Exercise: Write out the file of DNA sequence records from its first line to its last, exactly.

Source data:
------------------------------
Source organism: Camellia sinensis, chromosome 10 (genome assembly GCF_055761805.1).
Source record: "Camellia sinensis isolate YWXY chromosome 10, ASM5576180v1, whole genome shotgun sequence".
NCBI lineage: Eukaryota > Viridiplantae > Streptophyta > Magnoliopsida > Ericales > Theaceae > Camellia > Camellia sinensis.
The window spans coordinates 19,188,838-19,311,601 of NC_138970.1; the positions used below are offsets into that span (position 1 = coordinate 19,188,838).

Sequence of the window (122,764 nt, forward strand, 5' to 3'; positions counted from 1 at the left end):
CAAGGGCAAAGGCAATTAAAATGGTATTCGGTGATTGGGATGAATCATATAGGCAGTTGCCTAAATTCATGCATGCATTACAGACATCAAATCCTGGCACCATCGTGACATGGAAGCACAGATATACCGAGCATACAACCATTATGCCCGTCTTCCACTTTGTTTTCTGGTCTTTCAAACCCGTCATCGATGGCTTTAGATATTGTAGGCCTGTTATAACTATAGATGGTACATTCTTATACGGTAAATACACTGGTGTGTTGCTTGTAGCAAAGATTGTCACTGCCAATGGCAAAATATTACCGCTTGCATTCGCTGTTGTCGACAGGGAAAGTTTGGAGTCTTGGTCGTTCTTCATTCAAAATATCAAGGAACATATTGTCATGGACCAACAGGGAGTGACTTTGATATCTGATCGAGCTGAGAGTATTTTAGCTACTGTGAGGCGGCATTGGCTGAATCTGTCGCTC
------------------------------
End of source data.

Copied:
Source organism: Camellia sinensis, chromosome 10 (genome assembly GCF_055761805.1).
Source record: "Camellia sinensis isolate YWXY chromosome 10, ASM5576180v1, whole genome shotgun sequence".
NCBI lineage: Eukaryota > Viridiplantae > Streptophyta > Magnoliopsida > Ericales > Theaceae > Camellia > Camellia sinensis.
The window spans coordinates 19,188,838-19,311,601 of NC_138970.1; the positions used below are offsets into that span (position 1 = coordinate 19,188,838).

Sequence of the window (122,764 nt, forward strand, 5' to 3'; positions counted from 1 at the left end):
CAAGGGCAAAGGCAATTAAAATGGTATTCGGTGATTGGGATGAATCATATAGGCAGTTGCCTAAATTCATGCATGCATTACAGACATCAAATCCTGGCACCATCGTGACATGGAAGCACAGATATACCGAGCATACAACCATTATGCCCGTCTTCCACTTTGTTTTCTGGTCTTTCAAACCCGTCATCGATGGCTTTAGATATTGTAGGCCTGTTATAACTATAGATGGTACATTCTTATACGGTAAATACACTGGTGTGTTGCTTGTAGCAAAGATTGTCACTGCCAATGGCAAAATATTACCGCTTGCATTCGCTGTTGTCGACAGGGAAAGTTTGGAGTCTTGGTCGTTCTTCATTCAAAATATCAAGGAACATATTGTCATGGACCAACAGGGAGTGACTTTGATATCTGATCGAGCTGAGAGTATTTTAGCTACTGTGAGGCGGCATTGGCTGAATCTGTCGCTC